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4. Faulty AC Compressor
There could not only be damages to the AC compressor clutch; the compressor itself can also fail if you are unlucky. The AC compressor pumps refrigerant around in the AC system for it to cool properly. It happens that the pump fails and stops pumping at all, and this will cause your AC system to blow hot air.
If the AC compressor fails, you often have to flush the whole AC system afterward because there might be metal pieces everywhere.
5. Damaged AC Condenser
The condenser is installed in the front of the car, transferring heat away from the evaporator inside the car. The AC condenser is often installed in front of the radiator, and this makes it sitting in a very exposed position for stones and other parts that can damage it at high speeds.
This often causes the AC condenser to start leaking refrigerant, which will cause the AC refrigerant to pour out. You do often have to replace the AC condenser at least every 10 years.
6. Damaged Condenser Fan
The condenser needs wind through it to remove the heat properly. As you might understand, it won’t pass any wind through it at lower speeds. For this, we need a fan that can run instead of the wind at lower speeds.
If this fan fails, there might be a problem with the AC system at lower speeds. If you notice that your AC is working at higher speeds but not lower, there could definitely be a problem with the condenser fan.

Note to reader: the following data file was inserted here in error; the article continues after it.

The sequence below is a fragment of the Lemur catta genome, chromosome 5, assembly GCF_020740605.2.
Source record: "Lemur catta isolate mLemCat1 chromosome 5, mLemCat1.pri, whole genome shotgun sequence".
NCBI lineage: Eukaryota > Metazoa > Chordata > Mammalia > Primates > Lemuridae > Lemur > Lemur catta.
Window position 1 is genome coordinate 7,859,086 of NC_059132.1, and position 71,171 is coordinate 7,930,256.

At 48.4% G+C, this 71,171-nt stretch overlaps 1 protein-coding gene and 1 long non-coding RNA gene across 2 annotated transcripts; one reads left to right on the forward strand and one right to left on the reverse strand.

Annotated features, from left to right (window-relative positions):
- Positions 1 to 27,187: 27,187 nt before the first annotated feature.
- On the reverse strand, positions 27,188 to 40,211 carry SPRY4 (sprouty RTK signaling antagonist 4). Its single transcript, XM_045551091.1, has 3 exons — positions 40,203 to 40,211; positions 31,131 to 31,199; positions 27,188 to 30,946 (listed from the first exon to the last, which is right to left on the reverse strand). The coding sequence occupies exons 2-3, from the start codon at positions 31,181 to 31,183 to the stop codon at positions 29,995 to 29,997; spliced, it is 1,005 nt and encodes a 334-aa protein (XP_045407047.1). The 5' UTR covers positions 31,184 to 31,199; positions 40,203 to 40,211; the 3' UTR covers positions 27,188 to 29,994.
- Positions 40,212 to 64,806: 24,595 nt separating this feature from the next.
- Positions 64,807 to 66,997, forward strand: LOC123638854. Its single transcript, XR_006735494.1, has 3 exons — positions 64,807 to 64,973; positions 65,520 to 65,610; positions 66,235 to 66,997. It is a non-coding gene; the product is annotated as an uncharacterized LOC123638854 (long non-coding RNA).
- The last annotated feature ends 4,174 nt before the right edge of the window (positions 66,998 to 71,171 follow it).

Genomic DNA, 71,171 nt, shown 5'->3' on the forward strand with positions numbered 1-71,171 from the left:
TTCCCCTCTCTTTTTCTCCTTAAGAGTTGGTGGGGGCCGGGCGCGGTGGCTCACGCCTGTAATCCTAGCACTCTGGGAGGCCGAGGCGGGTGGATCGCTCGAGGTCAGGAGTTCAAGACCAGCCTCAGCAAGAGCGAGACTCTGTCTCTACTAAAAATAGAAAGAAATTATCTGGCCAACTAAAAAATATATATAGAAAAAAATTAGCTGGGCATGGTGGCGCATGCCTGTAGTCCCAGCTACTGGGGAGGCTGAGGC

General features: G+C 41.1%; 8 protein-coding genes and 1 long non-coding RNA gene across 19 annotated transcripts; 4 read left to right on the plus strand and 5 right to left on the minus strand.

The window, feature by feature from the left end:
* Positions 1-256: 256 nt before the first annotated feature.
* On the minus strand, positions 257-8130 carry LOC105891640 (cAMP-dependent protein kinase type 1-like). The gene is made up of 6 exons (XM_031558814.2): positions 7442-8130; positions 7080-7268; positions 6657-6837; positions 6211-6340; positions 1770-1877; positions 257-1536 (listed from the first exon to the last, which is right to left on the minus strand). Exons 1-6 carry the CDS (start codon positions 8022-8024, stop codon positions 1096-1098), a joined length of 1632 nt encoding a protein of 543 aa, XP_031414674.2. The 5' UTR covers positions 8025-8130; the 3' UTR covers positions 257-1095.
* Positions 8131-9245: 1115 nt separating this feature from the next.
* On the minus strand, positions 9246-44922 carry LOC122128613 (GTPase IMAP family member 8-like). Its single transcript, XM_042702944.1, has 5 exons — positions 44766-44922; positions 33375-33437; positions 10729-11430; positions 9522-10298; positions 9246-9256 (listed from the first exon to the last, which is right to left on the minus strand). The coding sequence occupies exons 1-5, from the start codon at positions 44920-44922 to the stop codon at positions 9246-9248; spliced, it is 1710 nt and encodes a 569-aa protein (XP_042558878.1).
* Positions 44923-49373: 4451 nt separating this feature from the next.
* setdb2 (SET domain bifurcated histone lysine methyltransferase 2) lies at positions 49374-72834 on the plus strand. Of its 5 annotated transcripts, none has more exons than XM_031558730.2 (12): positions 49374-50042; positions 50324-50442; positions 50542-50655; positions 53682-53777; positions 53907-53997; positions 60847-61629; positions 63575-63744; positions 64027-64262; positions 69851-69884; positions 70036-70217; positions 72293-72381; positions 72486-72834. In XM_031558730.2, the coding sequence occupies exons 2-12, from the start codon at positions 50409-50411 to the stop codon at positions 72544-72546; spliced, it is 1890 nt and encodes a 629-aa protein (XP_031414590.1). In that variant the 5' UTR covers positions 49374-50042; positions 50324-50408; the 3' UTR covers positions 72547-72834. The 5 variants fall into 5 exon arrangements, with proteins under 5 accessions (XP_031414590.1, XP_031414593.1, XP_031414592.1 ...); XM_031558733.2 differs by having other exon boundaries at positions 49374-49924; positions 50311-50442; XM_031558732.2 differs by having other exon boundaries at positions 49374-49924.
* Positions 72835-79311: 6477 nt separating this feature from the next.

7. Clogged Cabin Filter
A cabin air filter is responsible for filtering the air that enters the vehicle’s air conditioning system. The filter catches all the dust and impurities that enter the passenger compartment and can, therefore, become clogged over time.
Also, a clogged cabin air filter leads to a deterioration in the air conditioning system’s cooling. It is recommended to check and clean the cabin air filter frequently. If you want to know more, you can read our article Why should I replace my Cabin Air filter.
If you feel that there is a meager amount of air blowing through the vents, it could absolutely be a clogged air filter.
8. Faulty Blend Door Actuator
When you turn the heat controller on the AC control unit, there needs to be something that controls the heat inside the car. This part is called the blend door actuator inside your car, and it is controlling a flap that is redirecting hot or cold air inside of your car.
This setup can look a little bit different, but the main function is the same. If this actuator is faulty, your car might blow hot air out from the vents even if you require cold air.
9. Faulty Heat Controller / Air Condition Control Unit
The last cause on this list is a faulty heat controller. If this fails, it may send the wrong signal to the blend door actuator, and this may cause it to blow hot air instead of cold.
Most older cars have wires for this, but newer cars have an electronic signal between these, which can fail. The Air condition control unit is often quite expensive, and it is recommended to check the other things first.